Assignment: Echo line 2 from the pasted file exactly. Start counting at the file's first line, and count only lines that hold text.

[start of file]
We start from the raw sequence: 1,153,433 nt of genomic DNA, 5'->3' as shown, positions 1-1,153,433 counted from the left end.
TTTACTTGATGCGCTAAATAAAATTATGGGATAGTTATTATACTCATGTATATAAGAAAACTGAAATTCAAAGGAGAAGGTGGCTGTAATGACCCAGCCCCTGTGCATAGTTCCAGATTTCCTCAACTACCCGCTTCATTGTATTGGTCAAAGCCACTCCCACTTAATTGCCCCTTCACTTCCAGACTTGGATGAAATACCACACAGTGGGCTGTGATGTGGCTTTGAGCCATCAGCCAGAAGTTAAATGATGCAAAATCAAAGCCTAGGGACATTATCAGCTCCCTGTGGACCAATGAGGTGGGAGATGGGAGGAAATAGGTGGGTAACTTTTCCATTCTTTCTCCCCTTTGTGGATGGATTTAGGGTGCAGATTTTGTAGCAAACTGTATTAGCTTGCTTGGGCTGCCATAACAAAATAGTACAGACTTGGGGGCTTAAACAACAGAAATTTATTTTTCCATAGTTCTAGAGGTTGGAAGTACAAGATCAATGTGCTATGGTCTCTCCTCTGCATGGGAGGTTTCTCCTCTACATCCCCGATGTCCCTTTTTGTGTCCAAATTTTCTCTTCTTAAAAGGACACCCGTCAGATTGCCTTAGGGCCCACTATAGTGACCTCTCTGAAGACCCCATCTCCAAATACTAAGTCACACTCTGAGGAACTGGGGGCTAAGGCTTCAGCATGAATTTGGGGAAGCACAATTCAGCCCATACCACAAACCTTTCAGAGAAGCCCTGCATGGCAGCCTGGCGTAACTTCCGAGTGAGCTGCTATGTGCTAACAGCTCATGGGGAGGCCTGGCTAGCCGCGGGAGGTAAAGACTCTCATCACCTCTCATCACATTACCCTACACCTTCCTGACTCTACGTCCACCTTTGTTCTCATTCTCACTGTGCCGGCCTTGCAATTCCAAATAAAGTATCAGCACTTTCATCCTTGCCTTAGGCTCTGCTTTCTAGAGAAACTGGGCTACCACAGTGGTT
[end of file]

TTTACTTGATGCGCTAAATAAAATTATGGGATAGTTATTATACTCATGTATATAAGAAAACTGAAATTCAAAGGAGAAGGTGGCTGTAATGACCCAGCCCCTGTGCATAGTTCCAGATTTCCTCAACTACCCGCTTCATTGTATTGGTCAAAGCCACTCCCACTTAATTGCCCCTTCACTTCCAGACTTGGATGAAATACCACACAGTGGGCTGTGATGTGGCTTTGAGCCATCAGCCAGAAGTTAAATGATGCAAAATCAAAGCCTAGGGACATTATCAGCTCCCTGTGGACCAATGAGGTGGGAGATGGGAGGAAATAGGTGGGTAACTTTTCCATTCTTTCTCCCCTTTGTGGATGGATTTAGGGTGCAGATTTTGTAGCAAACTGTATTAGCTTGCTTGGGCTGCCATAACAAAATAGTACAGACTTGGGGGCTTAAACAACAGAAATTTATTTTTCCATAGTTCTAGAGGTTGGAAGTACAAGATCAATGTGCTATGGTCTCTCCTCTGCATGGGAGGTTTCTCCTCTACATCCCCGATGTCCCTTTTTGTGTCCAAATTTTCTCTTCTTAAAAGGACACCCGTCAGATTGCCTTAGGGCCCACTATAGTGACCTCTCTGAAGACCCCATCTCCAAATACTAAGTCACACTCTGAGGAACTGGGGGCTAAGGCTTCAGCATGAATTTGGGGAAGCACAATTCAGCCCATACCACAAACCTTTCAGAGAAGCCCTGCATGGCAGCCTGGCGTAACTTCCGAGTGAGCTGCTATGTGCTAACAGCTCATGGGGAGGCCTGGCTAGCCGCGGGAGGTAAAGACTCTCATCACCTCTCATCACATTACCCTACACCTTCCTGACTCTACGTCCACCTTTGTTCTCATTCTCACTGTGCCGGCCTTGCAATTCCAAATAAAGTATCAGCACTTTCATCCTTGCCTTAGGCTCTGCTTTCTAGAGAAACTGGGCTACCACAGTGGTT